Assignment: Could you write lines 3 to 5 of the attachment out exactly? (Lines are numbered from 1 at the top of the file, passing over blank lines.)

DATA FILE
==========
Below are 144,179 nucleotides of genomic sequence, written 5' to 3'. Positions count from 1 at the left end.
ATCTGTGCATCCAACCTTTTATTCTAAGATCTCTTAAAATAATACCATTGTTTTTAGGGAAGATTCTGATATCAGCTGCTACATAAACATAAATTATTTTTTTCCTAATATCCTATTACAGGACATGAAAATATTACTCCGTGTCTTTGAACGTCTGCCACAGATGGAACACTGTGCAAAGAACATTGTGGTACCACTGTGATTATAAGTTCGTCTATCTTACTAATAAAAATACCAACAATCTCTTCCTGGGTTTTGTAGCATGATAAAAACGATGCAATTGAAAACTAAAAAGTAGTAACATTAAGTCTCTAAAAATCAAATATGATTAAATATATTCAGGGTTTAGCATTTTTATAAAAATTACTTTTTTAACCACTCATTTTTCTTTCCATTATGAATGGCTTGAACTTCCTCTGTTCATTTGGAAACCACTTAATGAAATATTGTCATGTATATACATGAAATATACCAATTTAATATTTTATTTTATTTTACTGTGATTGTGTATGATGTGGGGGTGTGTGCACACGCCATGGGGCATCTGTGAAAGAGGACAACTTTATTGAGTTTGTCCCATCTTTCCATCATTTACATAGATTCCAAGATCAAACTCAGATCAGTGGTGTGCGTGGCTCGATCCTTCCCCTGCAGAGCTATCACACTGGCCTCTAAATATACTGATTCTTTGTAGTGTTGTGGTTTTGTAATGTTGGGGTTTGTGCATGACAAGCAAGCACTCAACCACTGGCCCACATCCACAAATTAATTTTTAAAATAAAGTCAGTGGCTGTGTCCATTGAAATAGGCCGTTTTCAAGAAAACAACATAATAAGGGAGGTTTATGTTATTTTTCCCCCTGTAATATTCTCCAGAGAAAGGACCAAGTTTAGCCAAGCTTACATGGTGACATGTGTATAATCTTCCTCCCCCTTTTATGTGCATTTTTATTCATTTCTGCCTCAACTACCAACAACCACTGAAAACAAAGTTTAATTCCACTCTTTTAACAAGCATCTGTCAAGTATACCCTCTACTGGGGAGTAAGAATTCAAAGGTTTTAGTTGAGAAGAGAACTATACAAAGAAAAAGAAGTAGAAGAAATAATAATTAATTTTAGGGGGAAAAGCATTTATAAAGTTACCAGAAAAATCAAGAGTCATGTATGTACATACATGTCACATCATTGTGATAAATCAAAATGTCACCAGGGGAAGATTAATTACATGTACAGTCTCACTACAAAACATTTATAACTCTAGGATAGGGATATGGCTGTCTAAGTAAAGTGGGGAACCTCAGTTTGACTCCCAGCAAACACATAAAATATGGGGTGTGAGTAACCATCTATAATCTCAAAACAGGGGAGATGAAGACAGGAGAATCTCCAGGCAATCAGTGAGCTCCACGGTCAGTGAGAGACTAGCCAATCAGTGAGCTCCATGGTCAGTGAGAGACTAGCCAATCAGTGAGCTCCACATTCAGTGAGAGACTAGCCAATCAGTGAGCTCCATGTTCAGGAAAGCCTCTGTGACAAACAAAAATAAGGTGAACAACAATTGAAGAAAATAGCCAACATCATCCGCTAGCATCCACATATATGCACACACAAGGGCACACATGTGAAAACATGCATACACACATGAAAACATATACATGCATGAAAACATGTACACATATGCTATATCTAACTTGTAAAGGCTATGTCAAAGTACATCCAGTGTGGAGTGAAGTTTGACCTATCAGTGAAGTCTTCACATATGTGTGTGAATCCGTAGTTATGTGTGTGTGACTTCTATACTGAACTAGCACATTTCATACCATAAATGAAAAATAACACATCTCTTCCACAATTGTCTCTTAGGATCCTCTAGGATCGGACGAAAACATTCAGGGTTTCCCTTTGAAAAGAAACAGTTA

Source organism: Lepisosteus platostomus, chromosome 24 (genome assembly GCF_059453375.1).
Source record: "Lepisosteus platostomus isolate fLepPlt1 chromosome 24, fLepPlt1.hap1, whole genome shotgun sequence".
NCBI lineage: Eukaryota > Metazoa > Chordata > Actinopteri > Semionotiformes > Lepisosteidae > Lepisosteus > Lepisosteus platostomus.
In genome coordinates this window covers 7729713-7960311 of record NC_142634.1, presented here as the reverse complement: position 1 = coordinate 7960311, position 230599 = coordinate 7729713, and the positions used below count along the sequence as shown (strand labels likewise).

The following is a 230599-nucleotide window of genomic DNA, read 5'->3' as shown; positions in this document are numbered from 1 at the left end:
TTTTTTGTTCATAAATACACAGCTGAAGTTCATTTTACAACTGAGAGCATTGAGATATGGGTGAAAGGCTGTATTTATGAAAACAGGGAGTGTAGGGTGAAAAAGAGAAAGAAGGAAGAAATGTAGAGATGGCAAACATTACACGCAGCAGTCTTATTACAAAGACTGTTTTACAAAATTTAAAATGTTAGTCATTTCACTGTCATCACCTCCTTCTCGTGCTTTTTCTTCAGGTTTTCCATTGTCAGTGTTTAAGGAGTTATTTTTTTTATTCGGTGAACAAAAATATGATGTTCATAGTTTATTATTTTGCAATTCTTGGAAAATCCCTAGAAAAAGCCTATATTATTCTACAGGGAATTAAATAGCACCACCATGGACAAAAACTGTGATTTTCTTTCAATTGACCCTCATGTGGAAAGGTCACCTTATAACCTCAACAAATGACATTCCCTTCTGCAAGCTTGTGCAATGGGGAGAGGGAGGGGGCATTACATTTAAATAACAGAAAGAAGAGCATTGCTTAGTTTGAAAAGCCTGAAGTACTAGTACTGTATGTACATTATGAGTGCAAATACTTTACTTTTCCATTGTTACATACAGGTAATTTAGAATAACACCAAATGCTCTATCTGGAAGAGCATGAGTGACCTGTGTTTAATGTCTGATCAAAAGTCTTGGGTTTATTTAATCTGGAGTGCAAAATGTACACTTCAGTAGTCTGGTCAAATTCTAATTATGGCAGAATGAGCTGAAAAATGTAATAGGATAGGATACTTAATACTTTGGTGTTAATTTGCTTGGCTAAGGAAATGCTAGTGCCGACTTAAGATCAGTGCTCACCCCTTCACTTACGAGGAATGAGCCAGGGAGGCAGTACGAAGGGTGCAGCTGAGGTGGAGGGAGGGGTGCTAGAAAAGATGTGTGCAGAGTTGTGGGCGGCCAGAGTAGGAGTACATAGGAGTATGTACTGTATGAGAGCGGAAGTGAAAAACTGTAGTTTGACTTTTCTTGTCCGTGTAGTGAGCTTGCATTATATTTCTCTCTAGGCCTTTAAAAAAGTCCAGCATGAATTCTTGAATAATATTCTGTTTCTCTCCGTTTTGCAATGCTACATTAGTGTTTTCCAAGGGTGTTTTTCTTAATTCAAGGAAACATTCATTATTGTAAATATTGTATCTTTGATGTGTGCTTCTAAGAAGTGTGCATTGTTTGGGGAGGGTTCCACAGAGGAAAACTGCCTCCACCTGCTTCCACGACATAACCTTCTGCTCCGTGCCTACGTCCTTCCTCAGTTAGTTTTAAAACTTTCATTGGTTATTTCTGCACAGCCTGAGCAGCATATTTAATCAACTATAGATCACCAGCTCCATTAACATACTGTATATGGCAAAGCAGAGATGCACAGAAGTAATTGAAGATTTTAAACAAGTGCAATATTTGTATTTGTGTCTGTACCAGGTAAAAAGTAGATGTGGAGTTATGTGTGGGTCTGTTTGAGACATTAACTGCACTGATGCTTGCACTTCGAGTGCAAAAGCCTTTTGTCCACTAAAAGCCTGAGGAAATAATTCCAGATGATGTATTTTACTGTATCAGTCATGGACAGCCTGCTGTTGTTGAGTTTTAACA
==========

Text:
Source organism: Lepisosteus platostomus, chromosome 24 (genome assembly GCF_059453375.1).
Source record: "Lepisosteus platostomus isolate fLepPlt1 chromosome 24, fLepPlt1.hap1, whole genome shotgun sequence".
NCBI lineage: Eukaryota > Metazoa > Chordata > Actinopteri > Semionotiformes > Lepisosteidae > Lepisosteus > Lepisosteus platostomus.